We must not nevertheless restrict the nexus thinking to a merely technical and fully objective perspective. Dialoguing with the fields of social sciences is a must, and so is providing the necessary conditions for the inclusion of the different stakeholders into governance structures, in order to grant them with increased robustness facing the water-energy-food nexus challenges. Thus in this way we would be able to get closer to the “relink”, to reconnect reasoning and attitudes through paths that were previously separated. We must not forget, however, that not only technical rationality and their applications must be taken into account, but also relinking people and social groups in an inclusive manner to dialogue and tackle issues so naturally interconnected but so scarce and unevenly distributed.

As utopic as the previously discussed may seem, it is worth thinking about some interesting points. For instance, some big global cities have been establishing goals for reduction of greenhouse gas emissions; these measures go beyond scales, functioning between global matters (climate change) for mitigation and the local need for adaptation. This kind of attitude and respective public policies could drive the implementation of the nexus thinking, where an integrated approach of water, energy, and food supply might enhance climate change policies, with further benefits elsewhere. In this sense, an urban approach could also be integrative if it allows a dialog among conditions of vulnerability in suburbs and if it searches for social inclusion alternatives based on the nexus synergies proposal. As an example, outskirts of big cities are usually considered to be food deserts, with poor offer of fresh products and nutritionally good foods. One alternative to synergize within the nexus, not to mention the increase in the overall health of the population, is to foster small free markets that sell fresh unprocessed locally-produced foods.

By the way, following the importance of healthy eating, nowadays it is common for people to choose their foods by considering many aspects of their production chain, or even the water and carbon footprints of some of them. In line with this, there is increasing interest for organic products or family agriculture. There is as well a movement towards alternative urban transport other than the car, such as public transportation and cycling or even walking, which drive a connection between the global and the individual scale.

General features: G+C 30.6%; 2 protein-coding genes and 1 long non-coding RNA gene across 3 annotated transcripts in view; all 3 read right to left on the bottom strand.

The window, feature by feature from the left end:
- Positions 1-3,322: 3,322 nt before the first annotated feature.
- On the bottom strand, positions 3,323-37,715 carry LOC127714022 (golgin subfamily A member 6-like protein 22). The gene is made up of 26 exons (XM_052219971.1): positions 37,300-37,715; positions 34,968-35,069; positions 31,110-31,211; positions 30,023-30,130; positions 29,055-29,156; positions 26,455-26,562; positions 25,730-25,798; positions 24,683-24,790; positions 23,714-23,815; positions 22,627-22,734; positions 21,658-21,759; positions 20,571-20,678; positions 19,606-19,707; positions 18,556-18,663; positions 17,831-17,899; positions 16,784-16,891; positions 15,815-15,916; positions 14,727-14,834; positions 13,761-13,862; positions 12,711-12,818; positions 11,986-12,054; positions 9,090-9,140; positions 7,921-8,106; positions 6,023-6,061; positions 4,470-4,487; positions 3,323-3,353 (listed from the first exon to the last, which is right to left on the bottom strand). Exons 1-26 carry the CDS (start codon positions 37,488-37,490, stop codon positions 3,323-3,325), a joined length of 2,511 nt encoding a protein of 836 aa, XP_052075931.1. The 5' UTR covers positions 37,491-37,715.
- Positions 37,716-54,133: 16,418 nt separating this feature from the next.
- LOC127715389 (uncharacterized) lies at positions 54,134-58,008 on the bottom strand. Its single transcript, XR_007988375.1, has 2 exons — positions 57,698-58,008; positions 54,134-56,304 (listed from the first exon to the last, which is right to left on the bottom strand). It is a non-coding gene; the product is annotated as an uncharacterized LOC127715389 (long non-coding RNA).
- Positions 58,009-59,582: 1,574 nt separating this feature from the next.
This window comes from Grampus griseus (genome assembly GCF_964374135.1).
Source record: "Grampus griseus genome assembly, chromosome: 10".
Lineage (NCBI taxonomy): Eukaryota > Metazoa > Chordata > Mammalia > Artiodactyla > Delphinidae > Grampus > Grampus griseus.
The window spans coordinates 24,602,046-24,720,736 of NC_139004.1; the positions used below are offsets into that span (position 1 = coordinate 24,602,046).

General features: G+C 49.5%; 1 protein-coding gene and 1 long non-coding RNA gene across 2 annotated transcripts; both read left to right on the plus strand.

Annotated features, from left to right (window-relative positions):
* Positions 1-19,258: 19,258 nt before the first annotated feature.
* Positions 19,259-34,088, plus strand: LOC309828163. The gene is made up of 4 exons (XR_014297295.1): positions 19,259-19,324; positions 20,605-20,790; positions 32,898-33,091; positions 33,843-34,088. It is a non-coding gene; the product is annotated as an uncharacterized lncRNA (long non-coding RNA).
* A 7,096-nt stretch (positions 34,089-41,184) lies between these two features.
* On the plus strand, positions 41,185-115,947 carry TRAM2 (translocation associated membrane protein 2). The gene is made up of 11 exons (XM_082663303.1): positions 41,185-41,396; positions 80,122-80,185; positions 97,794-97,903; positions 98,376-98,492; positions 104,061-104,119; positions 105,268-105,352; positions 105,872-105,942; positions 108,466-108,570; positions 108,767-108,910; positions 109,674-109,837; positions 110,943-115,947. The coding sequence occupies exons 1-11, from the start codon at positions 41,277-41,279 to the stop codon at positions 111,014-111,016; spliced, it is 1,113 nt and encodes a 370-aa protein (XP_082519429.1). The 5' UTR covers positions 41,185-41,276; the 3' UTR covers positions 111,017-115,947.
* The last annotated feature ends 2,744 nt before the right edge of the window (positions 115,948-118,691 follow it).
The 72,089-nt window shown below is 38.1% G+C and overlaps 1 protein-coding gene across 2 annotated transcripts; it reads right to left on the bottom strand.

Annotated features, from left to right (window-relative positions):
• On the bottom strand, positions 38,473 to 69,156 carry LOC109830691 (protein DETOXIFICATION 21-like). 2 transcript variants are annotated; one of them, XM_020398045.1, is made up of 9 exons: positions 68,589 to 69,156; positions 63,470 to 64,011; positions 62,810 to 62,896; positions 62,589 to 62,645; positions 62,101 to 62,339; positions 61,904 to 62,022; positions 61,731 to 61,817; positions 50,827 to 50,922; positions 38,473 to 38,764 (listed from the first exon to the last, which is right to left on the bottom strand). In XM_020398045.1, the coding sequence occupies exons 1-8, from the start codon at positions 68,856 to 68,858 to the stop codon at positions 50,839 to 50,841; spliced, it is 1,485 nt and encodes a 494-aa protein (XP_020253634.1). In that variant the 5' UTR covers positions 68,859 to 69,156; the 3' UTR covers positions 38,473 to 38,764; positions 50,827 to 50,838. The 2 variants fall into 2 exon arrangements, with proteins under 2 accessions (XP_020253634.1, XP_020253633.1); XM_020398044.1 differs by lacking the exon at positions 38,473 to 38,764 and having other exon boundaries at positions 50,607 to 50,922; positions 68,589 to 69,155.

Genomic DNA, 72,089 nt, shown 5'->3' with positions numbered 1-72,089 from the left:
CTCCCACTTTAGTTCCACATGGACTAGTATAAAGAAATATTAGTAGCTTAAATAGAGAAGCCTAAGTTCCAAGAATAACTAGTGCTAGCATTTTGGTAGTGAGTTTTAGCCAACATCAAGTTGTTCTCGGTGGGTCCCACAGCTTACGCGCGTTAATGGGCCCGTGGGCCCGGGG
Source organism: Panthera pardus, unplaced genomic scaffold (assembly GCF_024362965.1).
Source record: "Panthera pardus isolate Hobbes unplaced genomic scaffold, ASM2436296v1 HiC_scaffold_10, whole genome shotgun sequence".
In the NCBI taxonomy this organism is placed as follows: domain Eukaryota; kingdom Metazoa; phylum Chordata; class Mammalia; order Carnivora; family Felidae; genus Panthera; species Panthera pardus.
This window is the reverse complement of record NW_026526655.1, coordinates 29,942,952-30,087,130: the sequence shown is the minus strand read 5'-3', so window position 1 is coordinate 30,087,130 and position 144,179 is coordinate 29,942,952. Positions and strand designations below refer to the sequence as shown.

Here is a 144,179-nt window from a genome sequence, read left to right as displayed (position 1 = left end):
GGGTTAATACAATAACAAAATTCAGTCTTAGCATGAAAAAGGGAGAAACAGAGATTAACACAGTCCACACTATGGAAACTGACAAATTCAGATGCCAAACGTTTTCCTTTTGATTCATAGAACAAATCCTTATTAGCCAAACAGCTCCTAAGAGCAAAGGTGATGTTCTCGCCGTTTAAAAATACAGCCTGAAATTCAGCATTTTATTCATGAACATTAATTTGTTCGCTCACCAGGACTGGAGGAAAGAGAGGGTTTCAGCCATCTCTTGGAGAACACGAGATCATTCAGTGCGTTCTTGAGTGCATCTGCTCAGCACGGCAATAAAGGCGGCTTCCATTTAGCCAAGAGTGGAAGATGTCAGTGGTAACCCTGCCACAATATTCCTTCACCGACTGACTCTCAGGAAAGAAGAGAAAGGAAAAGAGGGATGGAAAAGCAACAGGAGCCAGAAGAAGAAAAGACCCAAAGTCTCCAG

It is true that there is not only one formula for the water-energy-food nexus interdependence, but it is extremely important to identify the multiplicity of alternatives, from local to global, within trans-scalar dynamics and including all different social actors. Surely the perspective for a nexus thinking converges deeply with the contemporary challenge of relinking everything that had been segregated and treated as independent in the new modernity.

Opening this volume, the article “Desastres naturais: altruísmo, interesses e oportunidades” by Clovis Ultramari and Tami Szuchman analyzes, from the point of view of local agents and international support agencies, the paradoxal potentials or positive externalities of natural disasters, such as solidarity, altruism, or the role of the media and the State.

In the article called artigo “Indicadores socioeconômicos e a desertificação no alto curso da bacia hidrográfica do Rio Paraíba”, authors Telma Lucia Bezerra Alves, Pedro Vieira de Azevedo and Gesinaldo Ataíde Cândido identify the indicators positive and negative relationships with land degradation, checking out the way in which a rise in the socioeconomic index in the high basin is related to its present degradation state.

By means of the conflicts general theory and the actor-network theory, authors Andreza Martins and Leila Christina Dias discuss the mechanisms and social processes that influence the organization of environmentally preserved land, aside from seeking to understand which the necessary interactions are, and how they establish themselves, to promote land transformation in these areas. The article is called “Atores na construção de territórios ambientais: o caso da APA da Baleia Franca”.